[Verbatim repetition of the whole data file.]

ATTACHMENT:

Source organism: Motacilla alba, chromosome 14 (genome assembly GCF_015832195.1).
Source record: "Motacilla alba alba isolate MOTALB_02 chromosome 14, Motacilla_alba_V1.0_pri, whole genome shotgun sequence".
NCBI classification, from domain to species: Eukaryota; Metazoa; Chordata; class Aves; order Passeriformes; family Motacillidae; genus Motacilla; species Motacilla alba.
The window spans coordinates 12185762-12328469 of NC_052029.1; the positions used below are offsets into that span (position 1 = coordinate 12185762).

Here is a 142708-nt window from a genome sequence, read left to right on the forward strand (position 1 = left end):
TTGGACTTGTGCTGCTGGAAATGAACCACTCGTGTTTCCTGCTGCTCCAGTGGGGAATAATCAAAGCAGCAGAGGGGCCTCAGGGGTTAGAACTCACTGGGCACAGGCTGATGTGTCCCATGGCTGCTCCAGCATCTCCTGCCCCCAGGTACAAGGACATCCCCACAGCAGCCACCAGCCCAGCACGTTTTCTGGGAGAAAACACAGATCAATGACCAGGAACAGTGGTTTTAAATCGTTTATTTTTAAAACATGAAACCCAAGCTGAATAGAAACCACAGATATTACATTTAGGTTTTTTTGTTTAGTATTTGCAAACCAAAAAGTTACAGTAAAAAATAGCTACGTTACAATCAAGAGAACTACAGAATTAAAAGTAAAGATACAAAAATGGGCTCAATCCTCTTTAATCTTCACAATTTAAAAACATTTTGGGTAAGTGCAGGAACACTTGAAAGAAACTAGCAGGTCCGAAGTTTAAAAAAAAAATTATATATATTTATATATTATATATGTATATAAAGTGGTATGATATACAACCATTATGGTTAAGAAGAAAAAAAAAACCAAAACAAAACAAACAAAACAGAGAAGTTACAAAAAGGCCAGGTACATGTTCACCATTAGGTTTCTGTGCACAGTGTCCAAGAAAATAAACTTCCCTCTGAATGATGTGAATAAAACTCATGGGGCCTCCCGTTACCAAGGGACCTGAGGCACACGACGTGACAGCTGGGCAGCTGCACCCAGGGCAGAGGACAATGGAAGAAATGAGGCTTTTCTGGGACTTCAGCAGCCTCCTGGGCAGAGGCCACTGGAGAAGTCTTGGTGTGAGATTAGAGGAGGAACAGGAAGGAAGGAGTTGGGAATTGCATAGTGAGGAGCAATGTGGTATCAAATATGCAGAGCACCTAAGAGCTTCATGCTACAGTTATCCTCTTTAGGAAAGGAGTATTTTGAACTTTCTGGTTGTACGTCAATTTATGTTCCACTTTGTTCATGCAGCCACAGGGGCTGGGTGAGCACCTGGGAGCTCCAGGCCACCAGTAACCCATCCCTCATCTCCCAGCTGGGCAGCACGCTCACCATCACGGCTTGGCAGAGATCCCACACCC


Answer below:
Source organism: Motacilla alba, chromosome 14 (genome assembly GCF_015832195.1).
Source record: "Motacilla alba alba isolate MOTALB_02 chromosome 14, Motacilla_alba_V1.0_pri, whole genome shotgun sequence".
NCBI classification, from domain to species: Eukaryota; Metazoa; Chordata; class Aves; order Passeriformes; family Motacillidae; genus Motacilla; species Motacilla alba.
The window spans coordinates 12185762-12328469 of NC_052029.1; the positions used below are offsets into that span (position 1 = coordinate 12185762).

Here is a 142708-nt window from a genome sequence, read left to right on the forward strand (position 1 = left end):
TTGGACTTGTGCTGCTGGAAATGAACCACTCGTGTTTCCTGCTGCTCCAGTGGGGAATAATCAAAGCAGCAGAGGGGCCTCAGGGGTTAGAACTCACTGGGCACAGGCTGATGTGTCCCATGGCTGCTCCAGCATCTCCTGCCCCCAGGTACAAGGACATCCCCACAGCAGCCACCAGCCCAGCACGTTTTCTGGGAGAAAACACAGATCAATGACCAGGAACAGTGGTTTTAAATCGTTTATTTTTAAAACATGAAACCCAAGCTGAATAGAAACCACAGATATTACATTTAGGTTTTTTTGTTTAGTATTTGCAAACCAAAAAGTTACAGTAAAAAATAGCTACGTTACAATCAAGAGAACTACAGAATTAAAAGTAAAGATACAAAAATGGGCTCAATCCTCTTTAATCTTCACAATTTAAAAACATTTTGGGTAAGTGCAGGAACACTTGAAAGAAACTAGCAGGTCCGAAGTTTAAAAAAAAAATTATATATATTTATATATTATATATGTATATAAAGTGGTATGATATACAACCATTATGGTTAAGAAGAAAAAAAAAACCAAAACAAAACAAACAAAACAGAGAAGTTACAAAAAGGCCAGGTACATGTTCACCATTAGGTTTCTGTGCACAGTGTCCAAGAAAATAAACTTCCCTCTGAATGATGTGAATAAAACTCATGGGGCCTCCCGTTACCAAGGGACCTGAGGCACACGACGTGACAGCTGGGCAGCTGCACCCAGGGCAGAGGACAATGGAAGAAATGAGGCTTTTCTGGGACTTCAGCAGCCTCCTGGGCAGAGGCCACTGGAGAAGTCTTGGTGTGAGATTAGAGGAGGAACAGGAAGGAAGGAGTTGGGAATTGCATAGTGAGGAGCAATGTGGTATCAAATATGCAGAGCACCTAAGAGCTTCATGCTACAGTTATCCTCTTTAGGAAAGGAGTATTTTGAACTTTCTGGTTGTACGTCAATTTATGTTCCACTTTGTTCATGCAGCCACAGGGGCTGGGTGAGCACCTGGGAGCTCCAGGCCACCAGTAACCCATCCCTCATCTCCCAGCTGGGCAGCACGCTCACCATCACGGCTTGGCAGAGATCCCACACCC